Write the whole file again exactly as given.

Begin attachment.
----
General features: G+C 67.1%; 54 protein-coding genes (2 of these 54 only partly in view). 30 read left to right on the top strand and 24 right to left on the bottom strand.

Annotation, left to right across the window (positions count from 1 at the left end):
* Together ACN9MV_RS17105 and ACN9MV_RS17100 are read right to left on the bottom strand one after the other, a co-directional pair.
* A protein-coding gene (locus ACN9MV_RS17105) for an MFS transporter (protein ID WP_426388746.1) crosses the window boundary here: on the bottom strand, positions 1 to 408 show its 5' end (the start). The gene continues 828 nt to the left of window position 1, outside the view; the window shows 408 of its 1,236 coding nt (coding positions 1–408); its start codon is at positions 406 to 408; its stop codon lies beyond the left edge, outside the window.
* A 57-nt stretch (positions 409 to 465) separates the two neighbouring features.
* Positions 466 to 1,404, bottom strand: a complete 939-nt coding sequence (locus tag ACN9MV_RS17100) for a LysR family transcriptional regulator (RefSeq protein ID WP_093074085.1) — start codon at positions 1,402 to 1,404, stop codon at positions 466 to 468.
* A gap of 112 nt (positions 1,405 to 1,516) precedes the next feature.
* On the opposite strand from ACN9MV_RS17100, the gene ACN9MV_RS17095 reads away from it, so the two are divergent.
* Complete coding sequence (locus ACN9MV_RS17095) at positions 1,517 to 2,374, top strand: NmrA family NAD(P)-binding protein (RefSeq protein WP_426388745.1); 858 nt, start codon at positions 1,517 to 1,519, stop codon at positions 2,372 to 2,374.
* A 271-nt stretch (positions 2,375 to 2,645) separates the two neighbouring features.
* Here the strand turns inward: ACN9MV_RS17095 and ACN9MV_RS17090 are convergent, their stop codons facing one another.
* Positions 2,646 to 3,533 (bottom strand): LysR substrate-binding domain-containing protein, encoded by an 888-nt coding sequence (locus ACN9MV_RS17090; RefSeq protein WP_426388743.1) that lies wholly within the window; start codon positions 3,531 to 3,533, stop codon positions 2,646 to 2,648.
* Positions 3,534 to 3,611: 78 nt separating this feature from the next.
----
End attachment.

General features: G+C 67.1%; 54 protein-coding genes (2 of these 54 only partly in view). 30 read left to right on the top strand and 24 right to left on the bottom strand.

Annotation, left to right across the window (positions count from 1 at the left end):
* Together ACN9MV_RS17105 and ACN9MV_RS17100 are read right to left on the bottom strand one after the other, a co-directional pair.
* A protein-coding gene (locus ACN9MV_RS17105) for an MFS transporter (protein ID WP_426388746.1) crosses the window boundary here: on the bottom strand, positions 1 to 408 show its 5' end (the start). The gene continues 828 nt to the left of window position 1, outside the view; the window shows 408 of its 1,236 coding nt (coding positions 1–408); its start codon is at positions 406 to 408; its stop codon lies beyond the left edge, outside the window.
* A 57-nt stretch (positions 409 to 465) separates the two neighbouring features.
* Positions 466 to 1,404, bottom strand: a complete 939-nt coding sequence (locus tag ACN9MV_RS17100) for a LysR family transcriptional regulator (RefSeq protein ID WP_093074085.1) — start codon at positions 1,402 to 1,404, stop codon at positions 466 to 468.
* A gap of 112 nt (positions 1,405 to 1,516) precedes the next feature.
* On the opposite strand from ACN9MV_RS17100, the gene ACN9MV_RS17095 reads away from it, so the two are divergent.
* Complete coding sequence (locus ACN9MV_RS17095) at positions 1,517 to 2,374, top strand: NmrA family NAD(P)-binding protein (RefSeq protein WP_426388745.1); 858 nt, start codon at positions 1,517 to 1,519, stop codon at positions 2,372 to 2,374.
* A 271-nt stretch (positions 2,375 to 2,645) separates the two neighbouring features.
* Here the strand turns inward: ACN9MV_RS17095 and ACN9MV_RS17090 are convergent, their stop codons facing one another.
* Positions 2,646 to 3,533 (bottom strand): LysR substrate-binding domain-containing protein, encoded by an 888-nt coding sequence (locus ACN9MV_RS17090; RefSeq protein WP_426388743.1) that lies wholly within the window; start codon positions 3,531 to 3,533, stop codon positions 2,646 to 2,648.
* Positions 3,534 to 3,611: 78 nt separating this feature from the next.